Still, healing can be slow, difficult, and lonely, so I often look to blogs to find others who are writing through similar issues.
In “Parenting with Trauma,” a guest post by Frances Rae on the blog The Belle Jar, the author speaks about her own daughter’s tantrums and admits that, “The most difficult thing for me in those situations is how much my daughter’s response to anger and frustration and disappointment mirrors the behaviour of adults with whom I have been in abusive relationships in the past.” Yes.
Rae continues: “It is so frightening to be the parent, where all of those vulnerabilities in another person are my responsibility, and feeling the memories of trauma telling me that I’m the one who is vulnerable in this moment.” Oh my, yes.
In “Anxious All Over” on the site Stigma Fighters, writer and mom Shawna Ayoub Ainslie writes movingly about her struggle to not become an abuser herself: “I can’t tell you how surprised I was to have to fight that impulse. I can tell you it was nowhere near as jarring as falling into a flashback, striking my child, starting therapy, digging in deep to that healing, and still having to fight daily to not see my child as my abuser. To never strike my child again.”
I am grateful to these mother-writers for broaching this topic because it is not an easy one, as evidenced by how little parents seem to be talking about it (both Rae and Ainslie lamented the lack of material on this subject in their respective posts). The field of psychology offers more understanding on trauma survival than ever before, yet so much of the aftermath of trauma is still being narrativized by those of us who offer our experiences in the hope of finding explanations, coping mechanisms, and new acquaintances who understand and might offer support. In living with abuse and with triggers after abuse, we had to find our own way.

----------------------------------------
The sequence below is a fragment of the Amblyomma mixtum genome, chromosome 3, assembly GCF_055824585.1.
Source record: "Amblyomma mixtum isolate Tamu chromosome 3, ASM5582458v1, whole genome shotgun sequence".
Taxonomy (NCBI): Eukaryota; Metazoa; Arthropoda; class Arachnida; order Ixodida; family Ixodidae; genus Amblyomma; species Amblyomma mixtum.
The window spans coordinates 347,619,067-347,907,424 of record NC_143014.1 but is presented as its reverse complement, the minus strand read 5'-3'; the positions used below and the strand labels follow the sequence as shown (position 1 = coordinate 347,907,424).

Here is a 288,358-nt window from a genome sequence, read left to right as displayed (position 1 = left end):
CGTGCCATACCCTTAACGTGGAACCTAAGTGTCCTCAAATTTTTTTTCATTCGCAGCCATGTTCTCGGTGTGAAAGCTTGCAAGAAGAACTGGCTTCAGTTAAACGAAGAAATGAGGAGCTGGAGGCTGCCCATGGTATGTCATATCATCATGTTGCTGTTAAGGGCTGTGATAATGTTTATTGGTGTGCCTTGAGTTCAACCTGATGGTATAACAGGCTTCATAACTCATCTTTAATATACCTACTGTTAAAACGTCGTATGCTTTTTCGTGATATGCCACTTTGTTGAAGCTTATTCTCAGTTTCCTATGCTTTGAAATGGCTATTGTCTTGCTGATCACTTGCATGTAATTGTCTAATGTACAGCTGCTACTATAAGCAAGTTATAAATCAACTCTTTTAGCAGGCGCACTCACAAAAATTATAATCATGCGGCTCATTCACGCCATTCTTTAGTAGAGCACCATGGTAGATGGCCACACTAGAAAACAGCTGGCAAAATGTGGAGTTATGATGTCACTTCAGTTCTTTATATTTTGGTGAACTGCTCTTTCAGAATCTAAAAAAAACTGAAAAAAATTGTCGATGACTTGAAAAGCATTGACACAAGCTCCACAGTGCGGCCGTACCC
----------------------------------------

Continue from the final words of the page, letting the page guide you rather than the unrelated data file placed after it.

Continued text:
I think many people might believe that identifying potential triggers is about making a list of topics or situations they intend to avoid. I disagree. When it comes to parenting, I try not to raise my voice because I don’t want to reinforce a might-is-right dynamic between me and my son. The worst experiences with being triggered that I have ever had — well, I don’t want my son to see me like that. I don’t want to cause him distress in a sudden moment of my own anxiety, fear, or audio-sensory overload before I remember to ground myself. And on that topic, I am more than willing to raise my voice.
This article was originally published on